School Board Candidates Address Sexual Orientation and Gender Identity (SOGI) Programs
Last week, two outgoing school trustees and two candidates for a school board seat from School District 58 spoke to Indigenous education in British Columbia. With four mayoral candidates and eighteen council candidates, they form one of the largest candidate pools the municipality has ever seen. With voters faced with a wide variety of choices, the Herald seeks to engage the candidates and showcase their responses to the community’s question.
This week, school trustee candidates received a question regarding SOGI programming in British Columbia. Their answers, in random order:
This week’s question: do you support the use of SOGI 123 by SD58? Why is the inclusion of sexual orientation and gender identity (SOGI) curricula in K-12 education important?
“Yes, I support SD58 and the rest of the province’s use of SOGI 123. SOGI 123 is a way for educators across the province to connect with each other and share resources on the topic of sexual orientation and gender identity. These resources allow educators to align their lesson plans with provincial policies.
I know some in our community have been hesitant to use SOGI 123, so I recently took the time to read some of these resources and try to understand why they might be important. For me, at the heart of SOGI 123 is the effort to make schools inclusive. Creating an environment where every student feels safe and welcome will allow our students to do better in school and as members of our community.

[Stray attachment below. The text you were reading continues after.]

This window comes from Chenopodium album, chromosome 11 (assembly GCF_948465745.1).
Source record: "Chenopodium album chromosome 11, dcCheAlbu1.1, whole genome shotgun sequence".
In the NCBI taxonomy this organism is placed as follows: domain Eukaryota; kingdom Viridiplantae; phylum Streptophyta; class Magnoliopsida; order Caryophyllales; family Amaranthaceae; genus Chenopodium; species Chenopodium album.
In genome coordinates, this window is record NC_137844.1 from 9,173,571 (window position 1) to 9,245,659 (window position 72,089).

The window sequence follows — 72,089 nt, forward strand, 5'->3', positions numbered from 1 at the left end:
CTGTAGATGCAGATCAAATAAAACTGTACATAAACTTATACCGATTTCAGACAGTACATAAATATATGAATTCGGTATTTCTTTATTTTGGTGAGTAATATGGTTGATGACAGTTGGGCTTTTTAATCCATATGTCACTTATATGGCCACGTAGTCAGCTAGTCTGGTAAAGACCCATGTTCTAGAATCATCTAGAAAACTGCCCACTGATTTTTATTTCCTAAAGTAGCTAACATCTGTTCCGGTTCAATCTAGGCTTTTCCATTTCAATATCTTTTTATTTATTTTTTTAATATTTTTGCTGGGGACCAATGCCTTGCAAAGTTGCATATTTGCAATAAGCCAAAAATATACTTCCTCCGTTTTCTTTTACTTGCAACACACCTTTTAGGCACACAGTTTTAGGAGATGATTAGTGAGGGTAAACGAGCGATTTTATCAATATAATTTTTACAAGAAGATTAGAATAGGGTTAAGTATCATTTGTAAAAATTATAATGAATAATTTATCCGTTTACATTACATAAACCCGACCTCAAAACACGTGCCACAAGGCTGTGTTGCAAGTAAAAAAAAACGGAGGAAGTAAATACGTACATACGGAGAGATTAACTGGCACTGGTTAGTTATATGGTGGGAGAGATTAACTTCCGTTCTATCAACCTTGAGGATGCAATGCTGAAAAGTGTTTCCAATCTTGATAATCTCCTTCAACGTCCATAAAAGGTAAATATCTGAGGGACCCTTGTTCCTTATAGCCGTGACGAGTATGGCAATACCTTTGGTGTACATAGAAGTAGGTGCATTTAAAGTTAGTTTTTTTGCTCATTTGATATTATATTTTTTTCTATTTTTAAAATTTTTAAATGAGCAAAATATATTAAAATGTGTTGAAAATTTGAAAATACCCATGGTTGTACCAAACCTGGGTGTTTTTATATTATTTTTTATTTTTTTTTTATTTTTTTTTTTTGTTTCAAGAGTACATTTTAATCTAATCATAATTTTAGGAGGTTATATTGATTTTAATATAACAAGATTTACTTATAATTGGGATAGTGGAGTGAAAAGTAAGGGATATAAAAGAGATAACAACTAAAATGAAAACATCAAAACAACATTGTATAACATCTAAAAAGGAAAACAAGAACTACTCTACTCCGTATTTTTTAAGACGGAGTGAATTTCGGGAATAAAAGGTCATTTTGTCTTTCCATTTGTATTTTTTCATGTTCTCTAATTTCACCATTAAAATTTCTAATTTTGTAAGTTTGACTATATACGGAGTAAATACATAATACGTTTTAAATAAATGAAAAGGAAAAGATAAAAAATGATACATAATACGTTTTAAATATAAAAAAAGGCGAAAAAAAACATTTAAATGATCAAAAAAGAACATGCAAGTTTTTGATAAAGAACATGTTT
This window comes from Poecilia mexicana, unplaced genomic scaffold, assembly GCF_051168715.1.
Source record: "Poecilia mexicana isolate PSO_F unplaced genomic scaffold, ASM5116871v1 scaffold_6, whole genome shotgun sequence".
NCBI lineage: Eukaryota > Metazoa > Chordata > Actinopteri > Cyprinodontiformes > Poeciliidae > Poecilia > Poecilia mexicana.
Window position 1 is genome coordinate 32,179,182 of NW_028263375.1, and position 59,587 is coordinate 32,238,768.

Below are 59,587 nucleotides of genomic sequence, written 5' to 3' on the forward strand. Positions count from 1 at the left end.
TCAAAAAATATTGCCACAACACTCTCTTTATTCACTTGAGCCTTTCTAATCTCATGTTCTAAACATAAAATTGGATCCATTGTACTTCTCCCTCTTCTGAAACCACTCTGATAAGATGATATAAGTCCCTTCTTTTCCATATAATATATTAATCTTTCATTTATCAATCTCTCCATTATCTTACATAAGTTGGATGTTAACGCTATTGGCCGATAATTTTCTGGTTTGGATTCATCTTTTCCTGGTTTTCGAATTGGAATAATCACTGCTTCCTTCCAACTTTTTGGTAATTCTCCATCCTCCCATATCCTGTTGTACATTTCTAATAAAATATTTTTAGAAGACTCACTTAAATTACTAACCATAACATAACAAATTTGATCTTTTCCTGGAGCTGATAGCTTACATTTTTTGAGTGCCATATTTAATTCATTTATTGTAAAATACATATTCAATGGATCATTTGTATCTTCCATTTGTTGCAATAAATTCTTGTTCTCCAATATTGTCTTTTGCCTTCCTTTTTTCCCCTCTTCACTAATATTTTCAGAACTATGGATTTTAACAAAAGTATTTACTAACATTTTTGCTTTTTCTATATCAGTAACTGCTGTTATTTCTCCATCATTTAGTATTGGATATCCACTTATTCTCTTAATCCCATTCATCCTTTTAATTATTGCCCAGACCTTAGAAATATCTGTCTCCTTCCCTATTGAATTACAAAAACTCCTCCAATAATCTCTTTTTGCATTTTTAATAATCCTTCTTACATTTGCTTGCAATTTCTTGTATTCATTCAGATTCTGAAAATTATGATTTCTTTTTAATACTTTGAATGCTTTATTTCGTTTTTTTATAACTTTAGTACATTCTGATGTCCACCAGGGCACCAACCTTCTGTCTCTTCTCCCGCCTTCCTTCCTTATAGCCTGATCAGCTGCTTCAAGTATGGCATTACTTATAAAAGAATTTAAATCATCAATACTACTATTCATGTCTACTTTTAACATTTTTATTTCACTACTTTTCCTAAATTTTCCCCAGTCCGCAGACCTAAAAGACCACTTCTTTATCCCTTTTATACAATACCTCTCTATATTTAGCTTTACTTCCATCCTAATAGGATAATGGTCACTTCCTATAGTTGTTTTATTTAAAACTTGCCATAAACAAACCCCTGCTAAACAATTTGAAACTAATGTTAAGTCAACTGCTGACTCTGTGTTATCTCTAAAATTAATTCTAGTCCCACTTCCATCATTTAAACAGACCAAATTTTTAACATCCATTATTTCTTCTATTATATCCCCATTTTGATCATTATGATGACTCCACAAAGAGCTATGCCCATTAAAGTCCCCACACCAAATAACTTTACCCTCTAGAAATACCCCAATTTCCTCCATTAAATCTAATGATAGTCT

Unfortunately, schools have not always been a safe place for 2SLGBTQ+ youth and I believe SOGI 123 is an important resource that can help change that.
Gordon Swan (incumbent):
“I spoke in favor of SOGI as president of BCSTA.
Studies show that having SOGI-specific anti-bullying policies improves the school climate for LGBTQ and heterosexual students, reduce discrimination, suicidal ideation and suicide attempts for all students.
The SOGI program itself is mandated by the ministry and teachers are supported by teaching materials.
The Human Rights Code includes “gender identity or expression” among the protected grounds covered by the Code. As administrators, our oath obliges us to respect the laws of the province. This understand :
- Employment protection
- Mental or physical disability
- Protections for people with disabilities who need a guide or assistance dog
- Racial discrimination
- Discrimination based on age
- sexual orientation
- Sexual discrimination and sexual harassment
- Gender identity or expression
I also support our Charter of Freedoms. Everyone has the following fundamental freedoms:
- freedom of conscience and religion.
- freedom of thought, belief, opinion and expression, including freedom of the press and other means of communication.
- freedom of peaceful assembly; and
- freedom of association.